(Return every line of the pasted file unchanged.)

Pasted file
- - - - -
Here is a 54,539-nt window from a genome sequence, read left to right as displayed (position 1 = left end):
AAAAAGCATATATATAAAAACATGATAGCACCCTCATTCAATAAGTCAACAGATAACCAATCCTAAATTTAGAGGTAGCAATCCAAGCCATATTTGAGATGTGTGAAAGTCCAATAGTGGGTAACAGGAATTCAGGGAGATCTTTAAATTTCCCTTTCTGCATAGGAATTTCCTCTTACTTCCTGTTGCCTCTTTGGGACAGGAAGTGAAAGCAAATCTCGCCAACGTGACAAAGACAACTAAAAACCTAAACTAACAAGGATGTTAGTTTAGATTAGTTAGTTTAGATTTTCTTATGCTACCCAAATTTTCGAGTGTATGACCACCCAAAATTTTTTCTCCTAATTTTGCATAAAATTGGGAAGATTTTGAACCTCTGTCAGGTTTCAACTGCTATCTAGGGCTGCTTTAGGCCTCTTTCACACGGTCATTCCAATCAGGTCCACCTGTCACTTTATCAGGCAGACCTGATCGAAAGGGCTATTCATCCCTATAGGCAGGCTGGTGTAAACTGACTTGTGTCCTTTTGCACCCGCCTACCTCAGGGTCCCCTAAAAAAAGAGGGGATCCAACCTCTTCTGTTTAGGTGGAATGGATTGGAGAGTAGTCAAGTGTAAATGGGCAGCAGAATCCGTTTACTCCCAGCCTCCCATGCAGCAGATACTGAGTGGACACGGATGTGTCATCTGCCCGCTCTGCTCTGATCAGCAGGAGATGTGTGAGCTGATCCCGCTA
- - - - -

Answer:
Here is a 54,539-nt window from a genome sequence, read left to right as displayed (position 1 = left end):
AAAAAGCATATATATAAAAACATGATAGCACCCTCATTCAATAAGTCAACAGATAACCAATCCTAAATTTAGAGGTAGCAATCCAAGCCATATTTGAGATGTGTGAAAGTCCAATAGTGGGTAACAGGAATTCAGGGAGATCTTTAAATTTCCCTTTCTGCATAGGAATTTCCTCTTACTTCCTGTTGCCTCTTTGGGACAGGAAGTGAAAGCAAATCTCGCCAACGTGACAAAGACAACTAAAAACCTAAACTAACAAGGATGTTAGTTTAGATTAGTTAGTTTAGATTTTCTTATGCTACCCAAATTTTCGAGTGTATGACCACCCAAAATTTTTTCTCCTAATTTTGCATAAAATTGGGAAGATTTTGAACCTCTGTCAGGTTTCAACTGCTATCTAGGGCTGCTTTAGGCCTCTTTCACACGGTCATTCCAATCAGGTCCACCTGTCACTTTATCAGGCAGACCTGATCGAAAGGGCTATTCATCCCTATAGGCAGGCTGGTGTAAACTGACTTGTGTCCTTTTGCACCCGCCTACCTCAGGGTCCCCTAAAAAAAGAGGGGATCCAACCTCTTCTGTTTAGGTGGAATGGATTGGAGAGTAGTCAAGTGTAAATGGGCAGCAGAATCCGTTTACTCCCAGCCTCCCATGCAGCAGATACTGAGTGGACACGGATGTGTCATCTGCCCGCTCTGCTCTGATCAGCAGGAGATGTGTGAGCTGATCCCGCTA